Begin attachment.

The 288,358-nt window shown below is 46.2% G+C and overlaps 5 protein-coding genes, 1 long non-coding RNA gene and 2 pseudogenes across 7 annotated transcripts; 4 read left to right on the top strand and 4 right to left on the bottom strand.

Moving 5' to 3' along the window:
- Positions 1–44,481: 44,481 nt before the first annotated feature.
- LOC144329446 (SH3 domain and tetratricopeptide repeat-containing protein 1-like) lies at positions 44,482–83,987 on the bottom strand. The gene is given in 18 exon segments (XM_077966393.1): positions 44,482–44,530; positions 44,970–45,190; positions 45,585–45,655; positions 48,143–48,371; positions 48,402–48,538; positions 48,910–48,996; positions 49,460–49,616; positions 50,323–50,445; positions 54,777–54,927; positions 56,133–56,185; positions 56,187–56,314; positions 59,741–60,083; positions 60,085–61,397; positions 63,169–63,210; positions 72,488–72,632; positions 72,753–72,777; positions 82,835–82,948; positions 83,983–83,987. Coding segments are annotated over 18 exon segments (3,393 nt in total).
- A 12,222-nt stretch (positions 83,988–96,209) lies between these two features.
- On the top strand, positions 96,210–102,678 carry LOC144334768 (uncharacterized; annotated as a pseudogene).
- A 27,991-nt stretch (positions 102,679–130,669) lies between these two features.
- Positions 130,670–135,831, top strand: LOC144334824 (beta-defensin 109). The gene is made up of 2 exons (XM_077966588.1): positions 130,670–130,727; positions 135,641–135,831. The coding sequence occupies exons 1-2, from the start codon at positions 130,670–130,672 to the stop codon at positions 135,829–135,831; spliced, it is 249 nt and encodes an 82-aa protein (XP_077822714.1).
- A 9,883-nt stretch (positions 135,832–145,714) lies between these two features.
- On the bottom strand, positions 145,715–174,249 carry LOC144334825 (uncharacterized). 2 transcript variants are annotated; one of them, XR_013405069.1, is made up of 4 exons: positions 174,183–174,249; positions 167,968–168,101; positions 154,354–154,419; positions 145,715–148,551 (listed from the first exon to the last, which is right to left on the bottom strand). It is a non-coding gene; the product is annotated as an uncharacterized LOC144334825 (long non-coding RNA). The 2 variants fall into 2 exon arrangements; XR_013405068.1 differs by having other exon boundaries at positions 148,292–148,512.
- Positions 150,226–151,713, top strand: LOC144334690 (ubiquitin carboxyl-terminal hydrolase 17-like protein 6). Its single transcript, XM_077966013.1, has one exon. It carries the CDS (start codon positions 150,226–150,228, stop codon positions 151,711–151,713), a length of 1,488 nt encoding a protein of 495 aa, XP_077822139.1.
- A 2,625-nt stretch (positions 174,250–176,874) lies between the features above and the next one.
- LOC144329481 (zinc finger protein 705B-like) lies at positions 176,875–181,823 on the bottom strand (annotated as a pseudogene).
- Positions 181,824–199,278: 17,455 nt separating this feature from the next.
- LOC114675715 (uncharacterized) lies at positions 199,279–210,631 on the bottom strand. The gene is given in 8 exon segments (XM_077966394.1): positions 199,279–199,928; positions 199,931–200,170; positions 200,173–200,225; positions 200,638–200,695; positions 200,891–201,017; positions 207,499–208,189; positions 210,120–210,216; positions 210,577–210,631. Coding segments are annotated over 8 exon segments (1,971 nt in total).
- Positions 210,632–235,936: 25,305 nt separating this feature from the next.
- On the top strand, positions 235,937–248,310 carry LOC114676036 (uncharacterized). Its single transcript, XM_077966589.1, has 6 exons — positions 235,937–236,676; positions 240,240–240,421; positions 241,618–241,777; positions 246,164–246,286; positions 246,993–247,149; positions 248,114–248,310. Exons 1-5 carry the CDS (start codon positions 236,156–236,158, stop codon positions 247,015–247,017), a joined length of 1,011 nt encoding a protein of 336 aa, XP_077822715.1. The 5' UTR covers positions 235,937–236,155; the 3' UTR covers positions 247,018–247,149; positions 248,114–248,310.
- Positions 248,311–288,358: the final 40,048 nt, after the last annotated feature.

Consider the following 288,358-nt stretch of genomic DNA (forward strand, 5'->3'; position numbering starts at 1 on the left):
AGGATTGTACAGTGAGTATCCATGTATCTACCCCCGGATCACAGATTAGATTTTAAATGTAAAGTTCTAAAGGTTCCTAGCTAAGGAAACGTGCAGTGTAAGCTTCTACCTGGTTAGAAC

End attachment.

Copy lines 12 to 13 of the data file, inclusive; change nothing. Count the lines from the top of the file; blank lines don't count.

- A 2,625-nt stretch (positions 174,250–176,874) lies between the features above and the next one.
- LOC144329481 (zinc finger protein 705B-like) lies at positions 176,875–181,823 on the bottom strand (annotated as a pseudogene).